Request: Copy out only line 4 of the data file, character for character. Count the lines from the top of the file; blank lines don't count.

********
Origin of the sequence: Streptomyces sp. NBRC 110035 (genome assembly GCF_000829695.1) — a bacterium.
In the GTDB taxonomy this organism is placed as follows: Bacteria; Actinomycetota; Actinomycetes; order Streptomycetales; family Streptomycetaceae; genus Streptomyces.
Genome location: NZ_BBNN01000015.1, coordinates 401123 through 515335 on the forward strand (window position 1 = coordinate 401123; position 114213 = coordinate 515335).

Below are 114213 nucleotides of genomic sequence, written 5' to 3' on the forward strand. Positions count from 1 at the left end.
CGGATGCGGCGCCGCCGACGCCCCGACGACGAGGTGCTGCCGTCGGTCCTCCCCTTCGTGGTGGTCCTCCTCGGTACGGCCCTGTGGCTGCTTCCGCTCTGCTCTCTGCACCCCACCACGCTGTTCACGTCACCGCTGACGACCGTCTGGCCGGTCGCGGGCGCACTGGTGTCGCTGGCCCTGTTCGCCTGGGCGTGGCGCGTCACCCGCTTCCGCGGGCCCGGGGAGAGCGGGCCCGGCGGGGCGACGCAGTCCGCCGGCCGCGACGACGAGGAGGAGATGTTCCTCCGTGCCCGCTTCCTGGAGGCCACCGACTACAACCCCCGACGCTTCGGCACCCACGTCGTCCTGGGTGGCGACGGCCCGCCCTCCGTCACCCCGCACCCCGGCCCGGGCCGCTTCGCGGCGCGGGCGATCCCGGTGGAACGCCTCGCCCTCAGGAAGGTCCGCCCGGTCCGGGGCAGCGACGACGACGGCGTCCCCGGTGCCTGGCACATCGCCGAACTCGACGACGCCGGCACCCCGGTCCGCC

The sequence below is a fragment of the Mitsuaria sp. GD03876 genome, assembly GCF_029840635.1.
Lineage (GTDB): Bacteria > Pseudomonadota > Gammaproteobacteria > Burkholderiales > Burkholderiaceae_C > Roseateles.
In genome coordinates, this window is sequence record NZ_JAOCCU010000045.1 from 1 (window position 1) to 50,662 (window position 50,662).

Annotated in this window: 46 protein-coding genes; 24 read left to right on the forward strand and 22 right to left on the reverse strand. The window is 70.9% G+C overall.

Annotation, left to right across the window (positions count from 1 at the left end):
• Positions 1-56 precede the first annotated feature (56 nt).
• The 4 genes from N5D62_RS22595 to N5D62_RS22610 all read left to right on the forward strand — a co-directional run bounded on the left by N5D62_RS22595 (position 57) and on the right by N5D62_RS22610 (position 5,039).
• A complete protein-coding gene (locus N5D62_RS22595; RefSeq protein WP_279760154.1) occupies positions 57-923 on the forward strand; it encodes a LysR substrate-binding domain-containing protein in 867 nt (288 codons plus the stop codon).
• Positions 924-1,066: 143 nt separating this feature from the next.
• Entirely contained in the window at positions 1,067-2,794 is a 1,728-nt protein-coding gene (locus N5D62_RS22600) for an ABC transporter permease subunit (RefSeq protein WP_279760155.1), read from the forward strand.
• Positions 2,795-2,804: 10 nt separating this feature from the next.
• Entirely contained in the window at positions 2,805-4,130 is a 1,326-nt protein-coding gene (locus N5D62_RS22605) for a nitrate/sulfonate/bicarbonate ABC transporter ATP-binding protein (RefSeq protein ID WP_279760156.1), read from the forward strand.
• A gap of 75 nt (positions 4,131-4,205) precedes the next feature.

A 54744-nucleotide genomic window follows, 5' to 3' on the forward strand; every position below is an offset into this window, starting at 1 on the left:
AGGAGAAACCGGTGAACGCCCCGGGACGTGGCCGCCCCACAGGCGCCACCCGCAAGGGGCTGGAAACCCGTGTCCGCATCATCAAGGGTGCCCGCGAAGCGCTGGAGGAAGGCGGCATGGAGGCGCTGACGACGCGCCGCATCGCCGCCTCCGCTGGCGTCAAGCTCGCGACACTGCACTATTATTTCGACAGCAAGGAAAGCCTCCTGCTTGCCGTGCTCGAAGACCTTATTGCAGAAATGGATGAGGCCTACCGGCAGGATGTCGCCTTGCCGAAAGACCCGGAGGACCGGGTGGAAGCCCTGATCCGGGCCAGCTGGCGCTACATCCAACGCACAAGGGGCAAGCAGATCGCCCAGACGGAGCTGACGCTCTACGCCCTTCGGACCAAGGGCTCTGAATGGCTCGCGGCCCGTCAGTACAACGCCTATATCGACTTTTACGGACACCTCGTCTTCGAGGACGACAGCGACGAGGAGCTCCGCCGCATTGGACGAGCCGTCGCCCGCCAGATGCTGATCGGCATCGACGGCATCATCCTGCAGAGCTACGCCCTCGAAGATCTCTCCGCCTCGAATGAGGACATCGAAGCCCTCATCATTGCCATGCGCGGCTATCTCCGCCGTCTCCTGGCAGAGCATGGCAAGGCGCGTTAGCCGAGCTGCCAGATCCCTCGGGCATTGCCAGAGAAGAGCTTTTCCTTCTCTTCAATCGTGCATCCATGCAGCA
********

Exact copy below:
Below are 114213 nucleotides of genomic sequence, written 5' to 3' on the forward strand. Positions count from 1 at the left end.